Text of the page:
To immunize against the SVL9 mHAg, H13b recipients were injected (s.c.) with 500 μg of the SVL9 peptide or the SIL9 peptide (control) in 200 μl of CFA at day −7 before tracheal transplantation. To tolerize against the SVL9 mHAg, H13b mice were injected (i.v.) with varying concentrations of the SVL9 peptide or the SIL9 peptide (control) in 50 μl of PBS at day −7 before tracheal transplantation. A second dose was given at day 0.

Spleens were teased and passed through a cell strainer. Then, CD4+ and CD8+ T cells were negatively selected using the corresponding T cell isolation kits (Miltenyi Biotec) following the manufacturer’s instructions. Purified T cells were either >98% CD4+ or CD8+ as determined by FACS analysis (data not shown).

MultiScreen 96-well filtration plates (Millipore) were coated for 2 h at 37°C with either IFN-γ- or IL-4-specific mAbs (5.0 μg/ml; BD Biosciences) in 0.05 M carbonate-bicarbonate buffer (pH = 9.6). Next, the plates were blocked with 1% BSA for 1 h at 37°C and washed with PBS (three times). Spleen cells from H13b recipients were treated with erythrocyte lysis buffer (0.1 mM EDTA, 155 mM ammonium chloride, 10 mM potassium bicarbonate) for 3–5 min, washed (three times), and resuspended in RPMI 1640 medium (Invitrogen Life Technologies) supplemented with FBS (10%; HyClone), l-glutamine (2 mM), nonessential amino acids (100 mM), HEPES buffer (25 mM), sodium pyruvate (1 mM), penicillin (100 U/ml), streptomycin (100 μg/ml), and 2-ME (50 mM). Then, the cells were plated in triplicate (3 × 105/well) in the mAb-coated plates. H13a (allograft donor) and H13b (syngeneic control) spleen cells were irradiated (3000 rad) and plated (6 × 105/well) in the wells containing responder cells. After 48 h for IFN-γ or 72 h for IL-4, the plates were washed with PBS (three times) and PBS supplemented with 0.5% Tween 20 (three times). Then, biotinylated IFN-γ- or IL-4-specific mAb (2.0 μg/ml; BD Biosciences) diluted in PBS/BSA/Tween 20 was added to the corresponding plates. After 2 h at room temperature, the plates were washed with PBS/Tween 20 (three times), and HRP-labeled streptavidin (1:100; BD Biosciences) diluted in PBS/BSA/Tween 20 was added to the wells. After 2 h at room temperature, the plates were washed with PBS/Tween 20 (three times) and PBS (three times). Then, 3-amino-9-ethylcarbazole substrate reagent (BD Biosciences) was added to the wells for 2–5 min. The plates were washed with tap water to stop the reaction and air-dried. Spots were analyzed in an ImmunoSpot Series I analyzer (Cellular Technology) that was designed to detect ELISA spots with predetermined criteria for spot size, shape, and colorimetric density.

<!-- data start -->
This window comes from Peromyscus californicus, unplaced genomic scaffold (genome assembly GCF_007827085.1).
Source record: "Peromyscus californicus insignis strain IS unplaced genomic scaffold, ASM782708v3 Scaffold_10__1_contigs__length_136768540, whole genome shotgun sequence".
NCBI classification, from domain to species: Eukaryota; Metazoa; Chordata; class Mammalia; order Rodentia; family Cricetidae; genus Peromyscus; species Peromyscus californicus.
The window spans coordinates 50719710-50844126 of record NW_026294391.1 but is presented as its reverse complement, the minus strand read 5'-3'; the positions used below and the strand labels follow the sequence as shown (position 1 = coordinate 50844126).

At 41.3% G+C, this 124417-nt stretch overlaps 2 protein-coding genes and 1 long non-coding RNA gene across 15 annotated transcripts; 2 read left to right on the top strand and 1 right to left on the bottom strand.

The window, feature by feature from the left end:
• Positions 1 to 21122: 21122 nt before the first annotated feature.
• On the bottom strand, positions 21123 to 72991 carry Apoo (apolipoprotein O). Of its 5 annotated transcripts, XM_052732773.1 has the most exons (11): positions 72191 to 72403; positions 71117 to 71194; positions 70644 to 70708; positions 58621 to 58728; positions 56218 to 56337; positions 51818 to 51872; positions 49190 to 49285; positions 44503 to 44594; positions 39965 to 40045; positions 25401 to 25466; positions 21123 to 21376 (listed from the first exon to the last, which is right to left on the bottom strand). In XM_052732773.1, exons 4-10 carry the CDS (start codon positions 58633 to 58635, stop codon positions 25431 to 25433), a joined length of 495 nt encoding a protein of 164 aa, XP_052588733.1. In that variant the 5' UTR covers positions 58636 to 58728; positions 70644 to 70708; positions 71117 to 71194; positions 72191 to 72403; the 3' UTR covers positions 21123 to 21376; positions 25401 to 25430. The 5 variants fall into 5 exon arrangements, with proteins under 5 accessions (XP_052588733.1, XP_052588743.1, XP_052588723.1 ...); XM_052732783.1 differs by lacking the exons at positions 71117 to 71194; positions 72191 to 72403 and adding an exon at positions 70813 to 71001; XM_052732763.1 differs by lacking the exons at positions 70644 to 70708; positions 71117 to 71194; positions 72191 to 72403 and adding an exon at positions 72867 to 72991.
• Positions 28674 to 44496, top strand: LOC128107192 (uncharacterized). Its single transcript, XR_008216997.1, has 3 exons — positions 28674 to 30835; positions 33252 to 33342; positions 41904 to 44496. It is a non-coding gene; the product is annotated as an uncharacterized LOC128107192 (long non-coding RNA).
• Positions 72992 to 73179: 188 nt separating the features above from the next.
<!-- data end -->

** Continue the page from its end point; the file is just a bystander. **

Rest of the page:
Spleen cells from H13b recipients were separated from erythrocytes by density gradient centrifugation using Lympholyte-M (Cedarlane Laboratories), resuspended in RPMI 1640 medium supplemented as described above, and cultured in the presence of irradiated (2000 rad) H13a spleen cells for 5 days before the functional assay. H13a spleen cells were incubated for 2 days in the presence of Con A (5.0 μg/ml) and labeled with 250 μCi of 51Cr (Na51CrO4; ICN Pharmaceuticals). After 1 h, the 51Cr-labeled H13a spleen cells (5 × 103/well) were plated in triplicate cultures in round-bottom 96-well plates in the presence of varying numbers of activated H13b spleen cells and incubated for 18 h at 37°C. Control wells for determining spontaneous 51Cr release contained labeled target cells alone. Maximal release was determined by adding 1% Triton X-100 to the target cells. The percentage specific lysis was calculated as follows: (experimental 51Cr release − spontaneous 51Cr release/maximum 51Cr release − spontaneous 51Cr release) × 100.

CD8+ T cells were homogenized with TRIzol reagent (Invitrogen Life Technologies), and total RNA was isolated according to the manufacturer’s instructions. cDNA was synthesized by extension of primers using Powerscript reverse transcriptase (Clontech) according to manufacturer’s instructions. PCR was then performed using TaqDNA polymerase and buffer mix (Invitrogen Life Technologies) in the presence of oligonucleotide primers for IL-10 and TGF-β, and GAPDH (R&D Systems). The PCR cycling conditions were as follows: initial denaturation at 94°C for 4 min, followed by 35 cycles of 94°C for 45 s, 55°C for 30 s, and 72°C for 45 s, and a final extension step at 72°C for 10 min. The amplified cDNA products were electrophoresed on 2% agarose gels, stained with ethidium bromide, and visualized using an UV transilluminator. The bands were analyzed using the Quantity One software (Bio-Rad), and the relative mRNA levels were expressed as the ratio between the density of the experimental gene band and the density of the GAPDH band.